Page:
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United Airlines staff who are granted religious exemptions to vaccine mandate will be put on unpaid

United Airlines’ employees who are granted exemptions to a company vaccinate mandate for religious reasons will be put on temporary unpaid leave starting next month, the airline told staff Wednesday, citing the recent rise in Covid cases.

The airline last month said its 67,000-person U.S. workforce must be vaccinated against Covid-19 this fall, but said it would consider exemptions for religious and personal beliefs as well as medical reasons.

Airlines’ approaches to encourage vaccination rates of their staff have varied. Delta Air Lines is imposing a $200 surcharge on unvaccinated employees’ company health care premiums. Delta, American Airlines and Alaska Airlineswill end pay protections for unvaccinated employees who contract or are exposed to Covid-19.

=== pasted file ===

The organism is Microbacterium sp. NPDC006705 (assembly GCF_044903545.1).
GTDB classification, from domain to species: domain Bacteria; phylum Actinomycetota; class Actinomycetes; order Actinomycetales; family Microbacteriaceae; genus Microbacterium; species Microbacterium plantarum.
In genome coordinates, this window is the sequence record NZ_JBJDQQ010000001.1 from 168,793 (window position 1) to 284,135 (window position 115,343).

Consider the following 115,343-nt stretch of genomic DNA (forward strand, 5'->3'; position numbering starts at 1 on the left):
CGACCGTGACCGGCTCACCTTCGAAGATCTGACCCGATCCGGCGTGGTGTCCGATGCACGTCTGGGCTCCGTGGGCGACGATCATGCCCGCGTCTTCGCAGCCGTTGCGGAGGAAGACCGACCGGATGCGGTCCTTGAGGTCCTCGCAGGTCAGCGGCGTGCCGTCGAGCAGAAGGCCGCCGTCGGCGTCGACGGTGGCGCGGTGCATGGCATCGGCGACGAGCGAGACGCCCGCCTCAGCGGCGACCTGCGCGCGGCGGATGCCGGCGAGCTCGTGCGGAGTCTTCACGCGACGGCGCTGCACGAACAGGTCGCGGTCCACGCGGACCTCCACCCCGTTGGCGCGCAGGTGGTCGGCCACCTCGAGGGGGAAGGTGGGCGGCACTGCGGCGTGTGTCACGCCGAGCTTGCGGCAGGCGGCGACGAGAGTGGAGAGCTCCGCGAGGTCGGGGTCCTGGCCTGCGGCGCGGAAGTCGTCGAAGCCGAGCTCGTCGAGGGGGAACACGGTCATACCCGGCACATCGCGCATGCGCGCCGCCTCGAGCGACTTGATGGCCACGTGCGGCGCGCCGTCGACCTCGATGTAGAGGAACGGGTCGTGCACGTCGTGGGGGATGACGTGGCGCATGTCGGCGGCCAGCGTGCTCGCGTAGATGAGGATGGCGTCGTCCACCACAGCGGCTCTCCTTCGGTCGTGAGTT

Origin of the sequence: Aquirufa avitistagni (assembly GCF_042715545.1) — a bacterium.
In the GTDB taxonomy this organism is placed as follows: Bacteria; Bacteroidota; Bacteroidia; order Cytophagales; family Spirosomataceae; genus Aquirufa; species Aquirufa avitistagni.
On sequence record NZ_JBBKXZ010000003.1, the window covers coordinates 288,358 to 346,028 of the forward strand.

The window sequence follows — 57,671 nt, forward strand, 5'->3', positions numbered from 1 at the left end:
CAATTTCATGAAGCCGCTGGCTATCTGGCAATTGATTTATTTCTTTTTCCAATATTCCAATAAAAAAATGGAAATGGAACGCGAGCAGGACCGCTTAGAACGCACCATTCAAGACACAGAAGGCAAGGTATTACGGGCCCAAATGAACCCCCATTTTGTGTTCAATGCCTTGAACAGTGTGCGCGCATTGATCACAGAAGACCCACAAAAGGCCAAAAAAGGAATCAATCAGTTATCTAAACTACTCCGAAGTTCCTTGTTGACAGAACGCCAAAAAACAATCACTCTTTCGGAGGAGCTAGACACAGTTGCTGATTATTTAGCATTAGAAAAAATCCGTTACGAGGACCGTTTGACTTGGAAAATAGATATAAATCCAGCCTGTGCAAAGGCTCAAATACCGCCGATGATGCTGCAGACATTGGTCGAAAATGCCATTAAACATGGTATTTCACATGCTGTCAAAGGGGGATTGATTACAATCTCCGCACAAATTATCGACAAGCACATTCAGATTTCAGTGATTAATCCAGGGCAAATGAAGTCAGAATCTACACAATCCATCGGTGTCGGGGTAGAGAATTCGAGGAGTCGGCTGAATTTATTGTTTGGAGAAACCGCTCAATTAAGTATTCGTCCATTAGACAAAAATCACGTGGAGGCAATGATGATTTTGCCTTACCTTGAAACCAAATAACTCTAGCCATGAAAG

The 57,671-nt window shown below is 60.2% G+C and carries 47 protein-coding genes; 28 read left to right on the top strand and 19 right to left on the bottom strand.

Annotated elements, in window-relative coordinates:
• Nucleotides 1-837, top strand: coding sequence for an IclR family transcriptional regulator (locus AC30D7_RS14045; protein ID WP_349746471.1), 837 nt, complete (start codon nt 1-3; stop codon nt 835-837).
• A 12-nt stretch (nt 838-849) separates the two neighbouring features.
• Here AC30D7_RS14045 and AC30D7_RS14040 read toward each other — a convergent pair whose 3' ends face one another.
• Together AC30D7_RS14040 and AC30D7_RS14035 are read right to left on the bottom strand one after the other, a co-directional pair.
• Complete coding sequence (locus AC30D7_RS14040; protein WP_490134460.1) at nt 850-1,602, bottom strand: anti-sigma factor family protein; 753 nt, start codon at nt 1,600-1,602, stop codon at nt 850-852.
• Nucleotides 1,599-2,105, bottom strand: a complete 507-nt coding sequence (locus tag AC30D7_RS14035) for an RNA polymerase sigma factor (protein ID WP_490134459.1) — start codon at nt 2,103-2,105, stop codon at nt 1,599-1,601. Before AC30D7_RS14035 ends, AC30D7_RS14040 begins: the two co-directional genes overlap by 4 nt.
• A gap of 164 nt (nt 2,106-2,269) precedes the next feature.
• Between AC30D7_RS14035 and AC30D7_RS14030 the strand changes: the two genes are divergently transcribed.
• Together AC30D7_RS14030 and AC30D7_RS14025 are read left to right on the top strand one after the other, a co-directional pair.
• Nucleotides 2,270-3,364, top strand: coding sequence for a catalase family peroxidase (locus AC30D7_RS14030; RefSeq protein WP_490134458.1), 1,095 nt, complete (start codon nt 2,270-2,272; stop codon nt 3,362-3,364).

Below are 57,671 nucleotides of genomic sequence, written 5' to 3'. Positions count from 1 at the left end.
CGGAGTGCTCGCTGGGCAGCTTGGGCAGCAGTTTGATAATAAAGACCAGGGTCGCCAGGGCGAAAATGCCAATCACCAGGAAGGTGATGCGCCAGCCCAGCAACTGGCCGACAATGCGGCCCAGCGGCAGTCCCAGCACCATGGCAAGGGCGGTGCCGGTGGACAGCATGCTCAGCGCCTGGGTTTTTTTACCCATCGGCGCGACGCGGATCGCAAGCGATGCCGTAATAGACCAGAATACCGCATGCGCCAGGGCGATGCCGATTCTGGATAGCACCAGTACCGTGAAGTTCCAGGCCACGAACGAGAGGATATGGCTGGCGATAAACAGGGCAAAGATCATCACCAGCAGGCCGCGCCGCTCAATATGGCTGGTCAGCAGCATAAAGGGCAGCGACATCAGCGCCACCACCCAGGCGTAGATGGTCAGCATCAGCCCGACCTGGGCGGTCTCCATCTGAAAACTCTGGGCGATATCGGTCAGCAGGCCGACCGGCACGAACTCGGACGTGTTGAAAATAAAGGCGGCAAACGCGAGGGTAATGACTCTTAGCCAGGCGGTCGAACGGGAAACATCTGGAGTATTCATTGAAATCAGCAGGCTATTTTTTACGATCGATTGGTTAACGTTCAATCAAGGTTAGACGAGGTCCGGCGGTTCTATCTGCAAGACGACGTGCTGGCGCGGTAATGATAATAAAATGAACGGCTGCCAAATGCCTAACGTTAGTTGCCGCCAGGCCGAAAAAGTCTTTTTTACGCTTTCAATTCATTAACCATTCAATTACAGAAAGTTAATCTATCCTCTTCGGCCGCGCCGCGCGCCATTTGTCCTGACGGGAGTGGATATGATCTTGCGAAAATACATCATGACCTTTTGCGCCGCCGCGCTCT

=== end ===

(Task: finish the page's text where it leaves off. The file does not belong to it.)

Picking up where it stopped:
United said Wednesday if an employee’s request for a religious exemption is denied, they must be vaccinated within five weeks of the denial notice and get the first shot by Sept. 27, or they will be terminated.

Pilots, flight attendants, gate agents and airport customer service agents who interact with customers who are granted those exemptions can return to work “once the pandemic meaningfully recedes,” United said, without specifying the timeframe.

Other employees like mechanics and dispatchers granted exemptions can return to work after the airline puts in new testing and other measures, the carrier said in a staff note. It is still determining safety measures for office workers with exemptions and whether they need to come in at all.

Staff who are given medical exemptions for not getting the vaccine will be put on temporary medical leave.

This article originally appeared on CNBC

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